Sun, Nov 16, 2003 - Page 17 News List

Glass making kindles torch of cultural creativity

Despite having a robust glass industry 20 years ago, Taiwan has only just started to make the most of modern techniques.

By Derek Lee  /  STAFF REPORTER

Summer, sand-cast glass with painted gold and printed inclusions by Australia artist Pamela Stadus.

PHOTO COURTESY OF NATIONAL TAIWAN CRAFT RESEARCH INSTITUTE

An exhibition and two-day seminars in Taipei earlier this month by Australian glass artists Gerry King, Pamela Stadus and Roger Buddle have stimulated nationwide interest in modern glass art, especially in local artistic circles and among government officials who have been organizing a two-month-long cultural event celebrating this elegant art form.

The exhibition also serves to remind Taiwan's artists that they must keep taking bold steps forward to explore creative ideas and artistic designs. If modern glass making in Australia is able to progress in such a splendid way within a period of approximately 30 years, Taiwan -- blessed with around 100 years of tradition in glassware -- should find no difficulty making an impression on the international stage.

The oldest glass objects that have been found are beads produced around 4,000 years ago in Egypt. Though Taiwan's glass industry, based in Hsinchu, is only a century old, it manufactures various glass items for export and local consumption. At the height of the glassware export trade in the 1980s, there were about 100 large-scale factories in Hsinchu.

Now, less than a dozen, that employ more than 10 people, remain. Chen Tien-li (程天立), regional director of the National Taiwan Craft Research Institute, said that China had eroded Taiwan's competitiveness in this field.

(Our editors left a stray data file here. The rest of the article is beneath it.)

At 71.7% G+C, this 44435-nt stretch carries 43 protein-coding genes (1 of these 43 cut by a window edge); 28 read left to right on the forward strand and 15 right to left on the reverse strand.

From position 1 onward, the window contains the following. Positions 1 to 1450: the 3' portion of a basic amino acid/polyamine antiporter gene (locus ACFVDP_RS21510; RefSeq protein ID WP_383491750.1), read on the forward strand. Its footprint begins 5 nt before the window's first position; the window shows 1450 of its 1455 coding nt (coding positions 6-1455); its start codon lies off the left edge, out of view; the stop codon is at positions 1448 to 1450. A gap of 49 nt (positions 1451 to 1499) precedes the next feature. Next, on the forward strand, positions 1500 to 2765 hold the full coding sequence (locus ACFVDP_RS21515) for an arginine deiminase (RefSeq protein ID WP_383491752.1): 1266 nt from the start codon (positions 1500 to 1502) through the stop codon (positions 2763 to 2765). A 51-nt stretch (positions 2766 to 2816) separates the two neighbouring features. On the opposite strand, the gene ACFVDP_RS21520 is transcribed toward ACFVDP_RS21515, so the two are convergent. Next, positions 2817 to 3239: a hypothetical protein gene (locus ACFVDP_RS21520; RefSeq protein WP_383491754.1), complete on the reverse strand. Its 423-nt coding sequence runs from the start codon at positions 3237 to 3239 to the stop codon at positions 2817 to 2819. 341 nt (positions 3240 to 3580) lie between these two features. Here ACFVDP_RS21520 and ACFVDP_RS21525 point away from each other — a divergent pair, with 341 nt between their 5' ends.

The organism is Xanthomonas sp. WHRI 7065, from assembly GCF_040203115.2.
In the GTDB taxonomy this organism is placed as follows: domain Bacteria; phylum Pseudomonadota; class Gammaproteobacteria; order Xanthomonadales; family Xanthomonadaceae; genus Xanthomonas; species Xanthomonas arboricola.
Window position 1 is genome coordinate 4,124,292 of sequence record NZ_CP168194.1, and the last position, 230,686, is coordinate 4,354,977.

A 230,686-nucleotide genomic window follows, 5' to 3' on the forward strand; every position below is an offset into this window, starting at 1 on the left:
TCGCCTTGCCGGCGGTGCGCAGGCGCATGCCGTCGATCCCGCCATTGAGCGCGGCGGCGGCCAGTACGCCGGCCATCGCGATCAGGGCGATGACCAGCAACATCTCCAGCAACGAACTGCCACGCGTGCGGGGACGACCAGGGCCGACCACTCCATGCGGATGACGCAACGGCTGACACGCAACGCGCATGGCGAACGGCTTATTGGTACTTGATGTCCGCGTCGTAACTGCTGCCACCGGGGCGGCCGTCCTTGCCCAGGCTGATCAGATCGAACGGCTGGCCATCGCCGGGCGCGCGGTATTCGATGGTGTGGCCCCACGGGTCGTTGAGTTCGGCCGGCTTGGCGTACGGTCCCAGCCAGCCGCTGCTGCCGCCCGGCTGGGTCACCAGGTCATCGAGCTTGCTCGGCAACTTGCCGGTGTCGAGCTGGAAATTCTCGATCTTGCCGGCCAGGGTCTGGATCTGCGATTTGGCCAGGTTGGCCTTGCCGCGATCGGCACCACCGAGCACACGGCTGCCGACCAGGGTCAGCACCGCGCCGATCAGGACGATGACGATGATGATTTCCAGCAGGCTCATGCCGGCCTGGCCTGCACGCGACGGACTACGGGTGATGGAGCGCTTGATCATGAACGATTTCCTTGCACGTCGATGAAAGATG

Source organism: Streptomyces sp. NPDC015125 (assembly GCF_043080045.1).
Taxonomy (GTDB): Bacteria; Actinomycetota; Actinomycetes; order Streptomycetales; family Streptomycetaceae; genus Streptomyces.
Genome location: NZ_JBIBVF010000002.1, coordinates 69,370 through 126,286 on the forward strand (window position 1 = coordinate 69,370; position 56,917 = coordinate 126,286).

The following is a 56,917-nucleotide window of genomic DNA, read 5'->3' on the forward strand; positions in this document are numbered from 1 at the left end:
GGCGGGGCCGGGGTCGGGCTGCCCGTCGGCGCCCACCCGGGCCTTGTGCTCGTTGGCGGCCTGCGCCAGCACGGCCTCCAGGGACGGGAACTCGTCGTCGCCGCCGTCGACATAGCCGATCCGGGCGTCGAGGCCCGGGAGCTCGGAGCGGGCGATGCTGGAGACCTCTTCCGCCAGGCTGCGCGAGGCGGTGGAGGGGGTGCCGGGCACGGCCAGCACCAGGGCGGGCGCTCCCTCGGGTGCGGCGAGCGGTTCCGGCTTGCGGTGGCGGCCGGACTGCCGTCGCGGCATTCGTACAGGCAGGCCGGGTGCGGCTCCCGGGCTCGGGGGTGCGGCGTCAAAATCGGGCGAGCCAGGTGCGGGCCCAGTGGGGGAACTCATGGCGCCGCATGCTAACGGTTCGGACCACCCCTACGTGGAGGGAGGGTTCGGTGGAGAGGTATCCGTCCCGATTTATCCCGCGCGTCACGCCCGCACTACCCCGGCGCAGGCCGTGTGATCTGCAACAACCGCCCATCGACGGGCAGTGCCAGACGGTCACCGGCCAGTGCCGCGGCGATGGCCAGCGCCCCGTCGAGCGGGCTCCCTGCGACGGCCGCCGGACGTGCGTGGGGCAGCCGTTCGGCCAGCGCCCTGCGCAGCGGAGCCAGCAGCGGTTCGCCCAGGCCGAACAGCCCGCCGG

"Right after Taiwan opened its doors for cross-strait visits in the late 1980s, there was a massive migration of Taiwanese traditional craft industries [to China] in search of cheap labor. This has contributed greatly to the sudden and drastic decline in export volumes and has dealt a serious blow to the livelihood of craftsmen in the craft industry as a whole," Chen said.

Problems related to the decline and demise of traditional glass factories, however, were in-built as well. Factories tended to be vast in size, manufacture in large quantities and thus consumed enormous amounts of capital. For the sake of saving energy and other costs, a factory smelting furnace, which was heated up to 1350℃ to 1450℃ to maintain the liquid state of the glass, could cope with tonnes of glass a day. But, melted glass had to be used on the same day, or go to waste. It therefore became practically impossible for individual artists to sustain private glassware studios or workshops prior to the early 1960s.

The glassware industry landscape only changed when Harvey Littleton, a University of Wisconsin professor and ceramic artist, and Dominick Labino, a chemist, organized two glass-blowing workshops at the Teledo Museum of Art, Ohio in 1962. The pair showed that an individual artist could work with molten glass in a studio environment. Under Littleton's guidance, world-class glass artists such as Dale Chihuly and Marvin Lipofsky made their marks. Other graduates from Littleton's classes also created workshops and spread the new-found technology to artists in America and then around the world.

The US' Lakeview museum celebrates the revolutionary Studio Glass Art Movement of the 1960s and takes up the modern glass production story. "As those pioneers moved increasingly beyond the sphere of craft they also shifted from producing purely functional wares towards artistic and sculptural pieces. Today, artists trained in all media, including sculpture and painting, are exploiting the qualities of glass in new expressive ways."

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